October 16, 2013 8:37 am | News | Comments

Researchers at Oregon State Univ. and other institutions announced the successful use of a new type of antibacterial agent called a PPMO, which appears to function as well or better than an antibiotic, but may be more precise and also solve problems with antibiotic resistance. In animal studies, one form of PPMO showed significant control of two strains of Acinetobacter, a group of bacteria of global concern.

Scientists help identify possible botulism blocker

October 14, 2013 10:10 am | News | Comments

U.S. and German scientists have decoded a key molecular gateway for the toxin that causes botulism, pointing the way to treatments that can keep the food-borne poison out of the bloodstream. The study leaders created a 3-D crystal model of a complex protein compound in the botulinum neurotoxin. This compound binds to the inner lining of the small intestine and allows passage of the toxin into the bloodstream.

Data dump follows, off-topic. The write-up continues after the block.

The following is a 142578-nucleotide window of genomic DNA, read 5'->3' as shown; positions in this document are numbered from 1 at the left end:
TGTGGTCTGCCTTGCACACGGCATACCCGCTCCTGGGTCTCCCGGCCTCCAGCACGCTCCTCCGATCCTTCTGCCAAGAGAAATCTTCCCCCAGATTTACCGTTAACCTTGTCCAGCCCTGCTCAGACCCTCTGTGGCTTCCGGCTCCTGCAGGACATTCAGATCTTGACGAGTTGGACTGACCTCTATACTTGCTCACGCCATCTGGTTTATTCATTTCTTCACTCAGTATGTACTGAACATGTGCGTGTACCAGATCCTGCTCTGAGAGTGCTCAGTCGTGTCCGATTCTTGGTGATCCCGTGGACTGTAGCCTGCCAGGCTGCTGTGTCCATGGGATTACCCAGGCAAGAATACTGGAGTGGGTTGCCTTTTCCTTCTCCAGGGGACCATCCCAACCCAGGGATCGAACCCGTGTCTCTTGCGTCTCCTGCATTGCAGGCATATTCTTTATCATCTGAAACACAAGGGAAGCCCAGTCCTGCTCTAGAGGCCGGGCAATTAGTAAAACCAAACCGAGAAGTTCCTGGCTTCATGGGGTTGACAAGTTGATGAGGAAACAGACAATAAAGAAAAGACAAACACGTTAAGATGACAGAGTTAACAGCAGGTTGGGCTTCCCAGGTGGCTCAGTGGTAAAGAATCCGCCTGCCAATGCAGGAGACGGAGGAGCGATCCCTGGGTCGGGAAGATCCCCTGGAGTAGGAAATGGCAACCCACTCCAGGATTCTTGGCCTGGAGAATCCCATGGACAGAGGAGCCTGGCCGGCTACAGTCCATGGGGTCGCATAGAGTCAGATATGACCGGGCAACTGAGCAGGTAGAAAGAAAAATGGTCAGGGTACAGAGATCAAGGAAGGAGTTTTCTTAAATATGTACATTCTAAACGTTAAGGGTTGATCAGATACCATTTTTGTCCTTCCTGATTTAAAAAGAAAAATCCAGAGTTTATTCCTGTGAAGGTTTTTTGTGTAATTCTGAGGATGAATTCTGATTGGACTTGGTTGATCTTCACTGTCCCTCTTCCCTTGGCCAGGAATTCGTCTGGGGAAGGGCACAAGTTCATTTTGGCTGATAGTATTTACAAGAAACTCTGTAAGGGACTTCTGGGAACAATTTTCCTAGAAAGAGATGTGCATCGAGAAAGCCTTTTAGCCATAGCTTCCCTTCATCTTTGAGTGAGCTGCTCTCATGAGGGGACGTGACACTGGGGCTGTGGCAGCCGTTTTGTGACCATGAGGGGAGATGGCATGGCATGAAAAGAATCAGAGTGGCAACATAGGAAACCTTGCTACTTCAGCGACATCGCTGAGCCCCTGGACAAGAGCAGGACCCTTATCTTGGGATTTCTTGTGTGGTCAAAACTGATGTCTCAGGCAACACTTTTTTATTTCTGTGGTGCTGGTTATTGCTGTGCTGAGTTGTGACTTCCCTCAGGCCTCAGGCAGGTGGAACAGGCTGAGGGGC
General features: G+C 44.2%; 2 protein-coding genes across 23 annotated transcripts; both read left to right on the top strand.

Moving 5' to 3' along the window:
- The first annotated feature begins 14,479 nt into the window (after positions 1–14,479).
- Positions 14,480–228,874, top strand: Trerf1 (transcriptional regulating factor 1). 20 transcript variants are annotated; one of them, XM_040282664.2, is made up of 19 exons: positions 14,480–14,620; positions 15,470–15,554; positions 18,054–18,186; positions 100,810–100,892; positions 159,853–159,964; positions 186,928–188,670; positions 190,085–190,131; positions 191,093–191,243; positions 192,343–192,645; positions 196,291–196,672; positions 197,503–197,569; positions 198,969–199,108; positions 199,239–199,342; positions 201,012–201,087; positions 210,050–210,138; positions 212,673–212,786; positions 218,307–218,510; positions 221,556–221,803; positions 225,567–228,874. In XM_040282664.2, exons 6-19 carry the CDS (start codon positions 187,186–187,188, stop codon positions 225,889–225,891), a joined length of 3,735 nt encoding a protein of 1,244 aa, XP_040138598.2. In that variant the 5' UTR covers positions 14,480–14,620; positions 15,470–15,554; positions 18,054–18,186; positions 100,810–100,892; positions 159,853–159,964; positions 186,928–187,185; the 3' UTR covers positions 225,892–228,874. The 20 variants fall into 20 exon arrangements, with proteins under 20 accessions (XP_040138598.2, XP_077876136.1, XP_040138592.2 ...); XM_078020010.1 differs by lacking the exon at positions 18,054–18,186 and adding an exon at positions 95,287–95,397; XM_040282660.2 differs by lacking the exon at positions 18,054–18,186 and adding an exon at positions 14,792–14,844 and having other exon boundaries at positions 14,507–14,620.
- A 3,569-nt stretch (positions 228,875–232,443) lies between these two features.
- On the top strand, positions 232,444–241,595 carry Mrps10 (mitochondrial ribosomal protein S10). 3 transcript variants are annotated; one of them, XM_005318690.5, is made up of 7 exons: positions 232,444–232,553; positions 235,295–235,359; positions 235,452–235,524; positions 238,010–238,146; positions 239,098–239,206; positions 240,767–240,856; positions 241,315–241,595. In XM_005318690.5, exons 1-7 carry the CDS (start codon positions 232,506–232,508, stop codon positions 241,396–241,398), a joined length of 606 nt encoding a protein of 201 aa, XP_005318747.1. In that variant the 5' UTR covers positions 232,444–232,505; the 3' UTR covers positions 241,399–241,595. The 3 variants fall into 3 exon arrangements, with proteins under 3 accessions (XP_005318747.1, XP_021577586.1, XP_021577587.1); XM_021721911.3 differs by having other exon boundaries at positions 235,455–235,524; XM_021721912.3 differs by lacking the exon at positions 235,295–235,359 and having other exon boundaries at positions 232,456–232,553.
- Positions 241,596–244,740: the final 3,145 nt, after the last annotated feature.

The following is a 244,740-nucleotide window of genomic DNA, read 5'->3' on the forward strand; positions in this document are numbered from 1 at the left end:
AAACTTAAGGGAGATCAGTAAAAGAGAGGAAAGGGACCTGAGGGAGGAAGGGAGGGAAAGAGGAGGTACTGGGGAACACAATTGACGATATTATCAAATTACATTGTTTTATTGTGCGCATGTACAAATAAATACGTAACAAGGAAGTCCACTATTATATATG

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Team uses a cellulosic biofuels byproduct to increase ethanol yield

October 9, 2013 8:37 am | News | Comments

Scientists report in Nature Communications that they have engineered yeast to consume acetic acid, a previously unwanted byproduct of the process of converting plant leaves, stems and other tissues into biofuels. The innovation increases ethanol yield from lignocellulosic sources by about 10%.

Growing bacteria keep time, know their place

October 8, 2013 4:41 pm | News | Comments